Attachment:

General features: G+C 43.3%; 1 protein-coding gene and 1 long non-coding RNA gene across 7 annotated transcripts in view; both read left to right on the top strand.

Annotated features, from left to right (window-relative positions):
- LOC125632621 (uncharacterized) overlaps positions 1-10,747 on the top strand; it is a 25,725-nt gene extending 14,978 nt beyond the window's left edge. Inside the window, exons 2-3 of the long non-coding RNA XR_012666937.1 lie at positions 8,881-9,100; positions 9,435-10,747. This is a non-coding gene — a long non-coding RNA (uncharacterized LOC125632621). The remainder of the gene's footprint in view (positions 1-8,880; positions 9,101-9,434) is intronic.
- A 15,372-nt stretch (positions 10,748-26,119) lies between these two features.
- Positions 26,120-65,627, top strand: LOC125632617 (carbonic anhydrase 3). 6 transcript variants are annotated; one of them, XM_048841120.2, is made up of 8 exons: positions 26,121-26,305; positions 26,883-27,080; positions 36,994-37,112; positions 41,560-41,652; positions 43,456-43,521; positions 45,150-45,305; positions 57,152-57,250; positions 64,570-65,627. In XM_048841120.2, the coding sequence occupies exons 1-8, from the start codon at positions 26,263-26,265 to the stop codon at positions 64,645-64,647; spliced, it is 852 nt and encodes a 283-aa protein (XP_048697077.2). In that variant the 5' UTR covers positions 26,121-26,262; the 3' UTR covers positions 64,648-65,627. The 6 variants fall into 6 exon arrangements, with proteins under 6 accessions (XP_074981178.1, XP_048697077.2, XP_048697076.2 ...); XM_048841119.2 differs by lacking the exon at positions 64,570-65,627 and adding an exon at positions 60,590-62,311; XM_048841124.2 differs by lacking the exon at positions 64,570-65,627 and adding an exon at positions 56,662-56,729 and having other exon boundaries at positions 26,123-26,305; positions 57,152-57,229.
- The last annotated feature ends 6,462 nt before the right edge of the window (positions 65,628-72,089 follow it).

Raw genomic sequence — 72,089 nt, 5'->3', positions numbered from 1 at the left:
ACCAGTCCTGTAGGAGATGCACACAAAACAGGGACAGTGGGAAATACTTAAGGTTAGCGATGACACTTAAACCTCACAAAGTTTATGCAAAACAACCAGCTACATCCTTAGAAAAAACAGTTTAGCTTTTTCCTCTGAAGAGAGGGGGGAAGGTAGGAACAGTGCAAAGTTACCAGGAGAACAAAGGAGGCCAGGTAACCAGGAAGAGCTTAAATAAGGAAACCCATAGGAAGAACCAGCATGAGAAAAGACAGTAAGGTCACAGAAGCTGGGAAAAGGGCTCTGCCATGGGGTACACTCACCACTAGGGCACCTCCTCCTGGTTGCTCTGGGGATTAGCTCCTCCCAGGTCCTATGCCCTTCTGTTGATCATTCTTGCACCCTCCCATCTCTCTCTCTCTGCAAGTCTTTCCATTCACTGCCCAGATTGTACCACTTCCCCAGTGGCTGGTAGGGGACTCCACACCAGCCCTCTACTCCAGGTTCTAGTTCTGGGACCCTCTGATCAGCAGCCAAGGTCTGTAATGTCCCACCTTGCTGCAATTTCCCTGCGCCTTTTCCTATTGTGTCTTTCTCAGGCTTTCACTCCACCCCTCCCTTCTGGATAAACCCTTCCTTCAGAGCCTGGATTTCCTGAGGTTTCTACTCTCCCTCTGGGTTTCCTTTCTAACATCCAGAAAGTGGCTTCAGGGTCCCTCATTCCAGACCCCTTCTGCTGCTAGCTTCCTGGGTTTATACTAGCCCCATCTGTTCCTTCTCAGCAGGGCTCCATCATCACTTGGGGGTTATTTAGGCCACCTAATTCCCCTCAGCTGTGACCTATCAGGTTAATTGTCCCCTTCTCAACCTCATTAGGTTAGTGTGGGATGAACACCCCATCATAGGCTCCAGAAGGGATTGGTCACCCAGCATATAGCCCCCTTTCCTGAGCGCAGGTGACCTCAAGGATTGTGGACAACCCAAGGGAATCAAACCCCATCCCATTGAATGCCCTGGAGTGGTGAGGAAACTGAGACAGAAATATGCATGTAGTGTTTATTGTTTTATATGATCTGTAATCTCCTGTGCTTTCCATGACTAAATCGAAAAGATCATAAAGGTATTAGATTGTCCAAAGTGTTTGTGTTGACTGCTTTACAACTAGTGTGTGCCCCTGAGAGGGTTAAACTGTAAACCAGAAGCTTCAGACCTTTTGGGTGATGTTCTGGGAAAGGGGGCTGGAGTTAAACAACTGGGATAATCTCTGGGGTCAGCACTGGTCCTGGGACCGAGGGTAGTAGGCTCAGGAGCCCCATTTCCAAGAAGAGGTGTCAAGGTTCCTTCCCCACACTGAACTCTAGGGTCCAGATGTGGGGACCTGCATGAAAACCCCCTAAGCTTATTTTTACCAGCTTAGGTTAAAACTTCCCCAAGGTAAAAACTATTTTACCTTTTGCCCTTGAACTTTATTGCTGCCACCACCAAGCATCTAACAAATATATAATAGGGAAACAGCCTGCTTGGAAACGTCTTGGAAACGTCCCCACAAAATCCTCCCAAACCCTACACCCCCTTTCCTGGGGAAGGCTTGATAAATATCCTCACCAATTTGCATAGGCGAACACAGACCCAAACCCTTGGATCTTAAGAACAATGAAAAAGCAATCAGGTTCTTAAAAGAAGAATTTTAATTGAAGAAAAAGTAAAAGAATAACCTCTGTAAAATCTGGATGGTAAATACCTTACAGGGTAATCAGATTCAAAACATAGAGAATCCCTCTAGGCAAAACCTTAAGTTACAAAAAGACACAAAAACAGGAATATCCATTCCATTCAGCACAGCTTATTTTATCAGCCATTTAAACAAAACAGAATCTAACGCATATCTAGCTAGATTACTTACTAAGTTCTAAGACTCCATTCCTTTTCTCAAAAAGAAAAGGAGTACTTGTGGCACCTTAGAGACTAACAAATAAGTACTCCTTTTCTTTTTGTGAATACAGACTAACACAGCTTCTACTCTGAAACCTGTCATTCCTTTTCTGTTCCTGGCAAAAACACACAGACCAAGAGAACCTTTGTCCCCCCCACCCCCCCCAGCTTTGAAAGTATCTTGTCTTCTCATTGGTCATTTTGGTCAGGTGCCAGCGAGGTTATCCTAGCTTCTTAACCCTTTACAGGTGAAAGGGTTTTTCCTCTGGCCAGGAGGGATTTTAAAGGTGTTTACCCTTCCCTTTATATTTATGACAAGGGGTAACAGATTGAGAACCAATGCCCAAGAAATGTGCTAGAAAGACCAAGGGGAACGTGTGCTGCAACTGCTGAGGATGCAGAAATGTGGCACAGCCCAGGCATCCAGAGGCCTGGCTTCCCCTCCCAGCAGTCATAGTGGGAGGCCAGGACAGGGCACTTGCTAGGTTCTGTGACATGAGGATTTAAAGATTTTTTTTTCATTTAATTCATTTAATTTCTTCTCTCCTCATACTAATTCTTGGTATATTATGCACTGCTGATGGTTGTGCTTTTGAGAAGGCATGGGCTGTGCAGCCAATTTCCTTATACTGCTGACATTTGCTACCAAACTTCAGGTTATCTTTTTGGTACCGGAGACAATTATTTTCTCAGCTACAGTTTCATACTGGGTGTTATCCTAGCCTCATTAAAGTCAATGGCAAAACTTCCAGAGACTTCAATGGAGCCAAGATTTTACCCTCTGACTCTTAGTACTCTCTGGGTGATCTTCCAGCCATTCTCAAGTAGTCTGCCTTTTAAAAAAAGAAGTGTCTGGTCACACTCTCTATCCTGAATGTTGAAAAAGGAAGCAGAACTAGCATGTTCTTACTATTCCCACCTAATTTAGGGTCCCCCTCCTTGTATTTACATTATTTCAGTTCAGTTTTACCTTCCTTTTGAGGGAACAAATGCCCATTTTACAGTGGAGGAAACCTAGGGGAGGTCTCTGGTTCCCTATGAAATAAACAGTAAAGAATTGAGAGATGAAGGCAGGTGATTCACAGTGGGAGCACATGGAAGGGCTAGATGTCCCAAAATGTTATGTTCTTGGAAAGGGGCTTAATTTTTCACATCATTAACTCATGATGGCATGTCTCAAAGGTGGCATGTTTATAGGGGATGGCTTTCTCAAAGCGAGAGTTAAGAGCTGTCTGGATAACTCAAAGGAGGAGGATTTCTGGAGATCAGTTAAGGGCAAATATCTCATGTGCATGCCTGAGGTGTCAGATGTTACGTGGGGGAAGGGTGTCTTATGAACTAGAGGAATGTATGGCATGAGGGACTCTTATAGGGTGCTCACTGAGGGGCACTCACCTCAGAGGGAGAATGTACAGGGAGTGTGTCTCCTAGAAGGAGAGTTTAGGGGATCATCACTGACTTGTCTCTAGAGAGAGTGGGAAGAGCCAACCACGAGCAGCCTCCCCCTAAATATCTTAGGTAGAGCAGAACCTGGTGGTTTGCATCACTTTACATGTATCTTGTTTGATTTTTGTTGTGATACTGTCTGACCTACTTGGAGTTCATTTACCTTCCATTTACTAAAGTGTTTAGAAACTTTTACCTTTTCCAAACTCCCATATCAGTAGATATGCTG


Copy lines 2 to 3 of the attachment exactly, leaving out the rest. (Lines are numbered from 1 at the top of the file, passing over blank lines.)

Annotated features, from left to right (window-relative positions):
- LOC125632621 (uncharacterized) overlaps positions 1-10,747 on the top strand; it is a 25,725-nt gene extending 14,978 nt beyond the window's left edge. Inside the window, exons 2-3 of the long non-coding RNA XR_012666937.1 lie at positions 8,881-9,100; positions 9,435-10,747. This is a non-coding gene — a long non-coding RNA (uncharacterized LOC125632621). The remainder of the gene's footprint in view (positions 1-8,880; positions 9,101-9,434) is intronic.